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This article in AJ

  1. Vol. 74 No. 1, p. 157-159
    Received: Apr 21, 1981

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Determining the Legume-Fraction of a Grass-Legume Mixture by Pinitol Analysis1

  1. A. E. Smith2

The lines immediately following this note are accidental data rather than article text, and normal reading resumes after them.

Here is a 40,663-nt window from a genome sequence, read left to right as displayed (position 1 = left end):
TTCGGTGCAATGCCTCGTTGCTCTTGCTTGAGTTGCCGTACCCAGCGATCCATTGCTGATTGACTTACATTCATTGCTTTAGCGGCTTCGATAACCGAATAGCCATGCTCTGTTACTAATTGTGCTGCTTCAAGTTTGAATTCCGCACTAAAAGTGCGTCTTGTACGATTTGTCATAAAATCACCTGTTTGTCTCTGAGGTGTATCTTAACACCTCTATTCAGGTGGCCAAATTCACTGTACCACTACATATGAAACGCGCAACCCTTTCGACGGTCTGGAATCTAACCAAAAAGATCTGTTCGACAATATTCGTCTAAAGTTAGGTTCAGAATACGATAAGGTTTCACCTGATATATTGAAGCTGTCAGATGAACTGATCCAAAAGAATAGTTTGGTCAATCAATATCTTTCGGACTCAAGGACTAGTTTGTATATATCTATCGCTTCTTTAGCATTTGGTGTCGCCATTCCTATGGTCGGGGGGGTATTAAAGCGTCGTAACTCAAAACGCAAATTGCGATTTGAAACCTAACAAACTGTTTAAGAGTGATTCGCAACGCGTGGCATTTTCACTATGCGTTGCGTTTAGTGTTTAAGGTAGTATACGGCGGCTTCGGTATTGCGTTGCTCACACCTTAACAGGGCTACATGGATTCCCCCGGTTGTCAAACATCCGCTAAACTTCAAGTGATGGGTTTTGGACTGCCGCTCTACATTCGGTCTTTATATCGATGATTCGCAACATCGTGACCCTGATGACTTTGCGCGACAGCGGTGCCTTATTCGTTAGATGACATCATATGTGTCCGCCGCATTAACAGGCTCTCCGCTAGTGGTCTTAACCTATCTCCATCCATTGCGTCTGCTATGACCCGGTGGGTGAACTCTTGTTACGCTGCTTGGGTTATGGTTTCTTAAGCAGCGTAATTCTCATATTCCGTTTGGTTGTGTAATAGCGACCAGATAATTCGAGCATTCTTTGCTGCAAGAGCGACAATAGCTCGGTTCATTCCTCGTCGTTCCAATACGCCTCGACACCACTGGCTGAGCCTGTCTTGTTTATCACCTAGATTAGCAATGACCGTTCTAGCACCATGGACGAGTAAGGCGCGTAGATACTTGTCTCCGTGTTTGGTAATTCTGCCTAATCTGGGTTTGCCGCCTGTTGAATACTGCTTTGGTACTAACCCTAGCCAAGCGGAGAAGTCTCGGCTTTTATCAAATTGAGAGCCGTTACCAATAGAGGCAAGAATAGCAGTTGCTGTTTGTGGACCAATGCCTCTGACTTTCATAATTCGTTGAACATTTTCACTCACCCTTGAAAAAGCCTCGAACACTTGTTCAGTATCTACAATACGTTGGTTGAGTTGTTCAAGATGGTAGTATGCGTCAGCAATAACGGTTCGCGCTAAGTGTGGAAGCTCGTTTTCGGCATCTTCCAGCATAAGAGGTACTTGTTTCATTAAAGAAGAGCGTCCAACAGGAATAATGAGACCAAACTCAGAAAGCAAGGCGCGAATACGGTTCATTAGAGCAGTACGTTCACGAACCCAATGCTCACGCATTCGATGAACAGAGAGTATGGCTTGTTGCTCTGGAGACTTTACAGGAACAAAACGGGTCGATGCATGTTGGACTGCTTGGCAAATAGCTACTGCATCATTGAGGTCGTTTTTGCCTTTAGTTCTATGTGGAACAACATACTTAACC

The majority of the methods, presently used for determining the botanical composition of mixed forages, are complicated, time consuming, and seldom accurate. The increasing interest in research on grass/legume forage mixtures gives rise to the need for accurately surveying the botanical composition available to the grazing animals. The purpose of this report is to describe a simple, accurate, and rapid method for determining the legume foliage composition in a grasslegume mixture. Pinitol (l-D-3-0-methyl-chiro-inositol) was isolated from forage legumes, grown in the greenhouse and field plots, and determined to be unique to the Leguminosae family. Since pinitol occurs only in the legume fraction of a grass-legume forage mixture, the legume composition is directly proportional to the pinitol concentration in the 80% ethanolic extract of the dried ground foliage mixture. Contrary to carbohydrates, pinitol concentration in legume foliage has been determined to be relatively stable over a normal daily range of environmental conditions and each stage of plant growth. The procedure was evaluated by determining the alfalfa (Medicago sativa L.) component of a greenhouse grown alfalfa-fescue (Festuca arundinacea Schreb.) mixture over a range of concentrations and found to accurately estimate the actual legume composition (r2 = 0.989). This method could be easily adapted for use in quantifying the legume composition in animal diets collected by esophageal fistulated animals.

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